Question: There’s been a lot of talk about 5G this year.

Huang: I’m happy to get 3G sometimes! I was making a phone call just now, was that 2.2G?

Question: How do you see the opportunity around that for Nvidia?

Huang: I don’t think it’s going to change anything. The reason for that is because you’ll never have perfect coverage everywhere. You’ll never have instant coverage, perfection, everywhere. You’ll always have to have hybrid cloud. That’s why your laptop has hybrid cloud. That’s why your phone has hybrid cloud. It’s essential. I don’t think it’s going to change anything. But when you download something, it will be a little faster. When you want to stream a movie, it’ll turn on faster. It’s good. I’m in favor of fast.

Question: John Hennessy and David Patterson have recently spoken about domain-specific computing as a new form of computer architecture. You recently added IOT Core and Tensor Core, these new domain-specific architectures, as well as Xavier. Are you going to add more and more domain-specific architectures into your GPUs or SOCs?

Huang: First of all, both Hennessy and Patterson, they were dual recipients of the Turing Award. It’s essentially the Nobel Prize for computer science. I can’t imagine two people, two friends that I consider more deserving.

The fundamental premise of domain-specific computing is that Moore’s Law has ended. That’s the beginning of the sentence. It’s not possible to continue to achieve performance without increasing cost or power, which means if you’d like two have two times the performance, it’ll cost you twice as much, or consume twice the power. Moore’s Law used to mean 10x growth every five years, 100x every 10 years. Right now we’re growing at a few percent per year. Every 10 years, maybe only 2x, maybe only 4x. It used to be 100x. Moore’s law has finished.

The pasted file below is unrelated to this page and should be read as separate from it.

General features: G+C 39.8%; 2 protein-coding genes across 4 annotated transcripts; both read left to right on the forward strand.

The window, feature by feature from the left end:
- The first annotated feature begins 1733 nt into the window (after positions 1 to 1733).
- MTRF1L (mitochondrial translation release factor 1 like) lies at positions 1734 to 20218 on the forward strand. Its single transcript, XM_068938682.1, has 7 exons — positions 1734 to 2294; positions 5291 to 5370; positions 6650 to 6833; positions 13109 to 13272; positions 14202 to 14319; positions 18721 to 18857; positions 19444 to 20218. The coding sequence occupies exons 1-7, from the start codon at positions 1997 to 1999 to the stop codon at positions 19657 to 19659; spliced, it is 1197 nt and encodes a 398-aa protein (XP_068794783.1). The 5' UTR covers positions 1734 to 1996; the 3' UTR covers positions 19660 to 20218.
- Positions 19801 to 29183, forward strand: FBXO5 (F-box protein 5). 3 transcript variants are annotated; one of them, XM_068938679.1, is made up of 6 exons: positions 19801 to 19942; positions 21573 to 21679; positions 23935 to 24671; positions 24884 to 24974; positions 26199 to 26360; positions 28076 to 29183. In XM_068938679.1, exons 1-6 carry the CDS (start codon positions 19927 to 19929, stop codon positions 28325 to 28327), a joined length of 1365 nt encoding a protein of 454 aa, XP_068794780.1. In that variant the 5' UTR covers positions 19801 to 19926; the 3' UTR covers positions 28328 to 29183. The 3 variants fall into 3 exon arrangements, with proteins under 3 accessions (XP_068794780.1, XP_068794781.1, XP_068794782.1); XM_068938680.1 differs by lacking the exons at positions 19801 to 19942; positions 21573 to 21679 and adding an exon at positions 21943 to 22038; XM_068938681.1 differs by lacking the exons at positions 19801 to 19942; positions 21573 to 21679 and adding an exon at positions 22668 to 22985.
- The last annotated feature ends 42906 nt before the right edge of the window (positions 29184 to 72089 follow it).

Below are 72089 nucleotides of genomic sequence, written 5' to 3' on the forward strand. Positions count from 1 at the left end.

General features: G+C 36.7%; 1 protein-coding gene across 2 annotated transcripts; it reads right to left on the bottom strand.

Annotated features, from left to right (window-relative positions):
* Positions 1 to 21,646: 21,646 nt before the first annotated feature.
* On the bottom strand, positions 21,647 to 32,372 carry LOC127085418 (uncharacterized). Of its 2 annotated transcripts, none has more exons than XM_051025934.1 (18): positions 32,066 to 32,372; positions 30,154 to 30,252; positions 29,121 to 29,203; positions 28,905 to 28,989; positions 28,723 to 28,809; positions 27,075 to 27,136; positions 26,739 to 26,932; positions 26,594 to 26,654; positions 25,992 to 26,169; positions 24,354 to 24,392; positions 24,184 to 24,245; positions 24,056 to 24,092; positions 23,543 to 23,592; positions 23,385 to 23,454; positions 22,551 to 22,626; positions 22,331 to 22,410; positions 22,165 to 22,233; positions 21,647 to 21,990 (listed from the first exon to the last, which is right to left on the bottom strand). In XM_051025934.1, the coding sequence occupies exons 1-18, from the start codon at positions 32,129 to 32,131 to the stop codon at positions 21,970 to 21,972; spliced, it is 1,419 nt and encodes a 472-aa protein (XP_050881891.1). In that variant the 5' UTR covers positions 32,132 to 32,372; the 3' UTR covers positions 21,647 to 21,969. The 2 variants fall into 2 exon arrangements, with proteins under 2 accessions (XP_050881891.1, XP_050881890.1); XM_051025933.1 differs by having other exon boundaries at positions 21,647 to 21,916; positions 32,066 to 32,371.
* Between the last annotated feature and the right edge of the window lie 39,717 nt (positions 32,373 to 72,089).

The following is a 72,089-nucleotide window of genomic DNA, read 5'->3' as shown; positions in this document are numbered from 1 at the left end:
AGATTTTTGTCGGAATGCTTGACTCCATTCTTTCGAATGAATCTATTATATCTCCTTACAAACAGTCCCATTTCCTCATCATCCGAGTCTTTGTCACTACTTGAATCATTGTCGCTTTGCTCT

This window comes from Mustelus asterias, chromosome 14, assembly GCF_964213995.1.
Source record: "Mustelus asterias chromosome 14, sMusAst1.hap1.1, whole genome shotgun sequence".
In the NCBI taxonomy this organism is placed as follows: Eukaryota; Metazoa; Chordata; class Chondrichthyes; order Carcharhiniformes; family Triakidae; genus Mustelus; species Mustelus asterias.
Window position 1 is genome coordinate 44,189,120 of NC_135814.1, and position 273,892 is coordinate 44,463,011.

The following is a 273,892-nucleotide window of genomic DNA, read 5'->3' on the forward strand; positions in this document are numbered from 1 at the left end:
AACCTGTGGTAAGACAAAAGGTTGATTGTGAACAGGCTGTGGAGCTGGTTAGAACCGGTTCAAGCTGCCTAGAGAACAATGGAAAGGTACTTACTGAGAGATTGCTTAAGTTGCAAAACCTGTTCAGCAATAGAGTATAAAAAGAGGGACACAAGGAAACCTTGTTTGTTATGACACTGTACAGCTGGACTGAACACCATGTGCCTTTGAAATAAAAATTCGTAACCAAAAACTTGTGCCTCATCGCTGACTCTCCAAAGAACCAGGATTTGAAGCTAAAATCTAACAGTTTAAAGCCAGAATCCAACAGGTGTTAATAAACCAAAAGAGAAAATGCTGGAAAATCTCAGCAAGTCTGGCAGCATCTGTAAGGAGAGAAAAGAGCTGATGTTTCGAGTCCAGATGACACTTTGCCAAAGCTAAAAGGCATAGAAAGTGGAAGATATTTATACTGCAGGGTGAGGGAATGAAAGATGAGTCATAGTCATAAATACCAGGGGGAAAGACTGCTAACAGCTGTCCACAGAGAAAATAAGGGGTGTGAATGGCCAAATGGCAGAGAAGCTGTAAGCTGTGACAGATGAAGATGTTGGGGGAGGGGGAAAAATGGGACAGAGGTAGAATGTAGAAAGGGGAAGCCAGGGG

If you look at what a GPU is, the G is not “general.” The G is “graphics.” It was a domain-specific processor. We took the GPU, which is very good at linear algebra and simultaneous equations. Simultaneous multi-variable equation-solving is essentially what computer graphics is about. You could apply the basic approach of this domain processor, the GPU, to some other domains. Over the years, with Cuda, we very carefully opened up the domains a little bit at a time. But it’s not general-purpose. In fact, the GPU is the world’s first — Cuda is the world’s first domain-specific processor. That’s the reason why, in every single talk, Hennessy and Patterson referenced the GPU. We’re in every single one of their talks, because we’re the perfect example of a first in that area.

We’re very careful to select what domains we’ll build to serve. I completely believe in domain-specific architectures. We have three basic domain languages. With a domain-specific architecture you need a domain-specific language. The world’s first DSL was invented by a company called IBM. The name of that language was SQL. SQL is probably today the most popular domain-specific language still in IT. It’s designed for one purpose: file systems and storage. It’s domain-specific computing. That language is very powerful and very useful.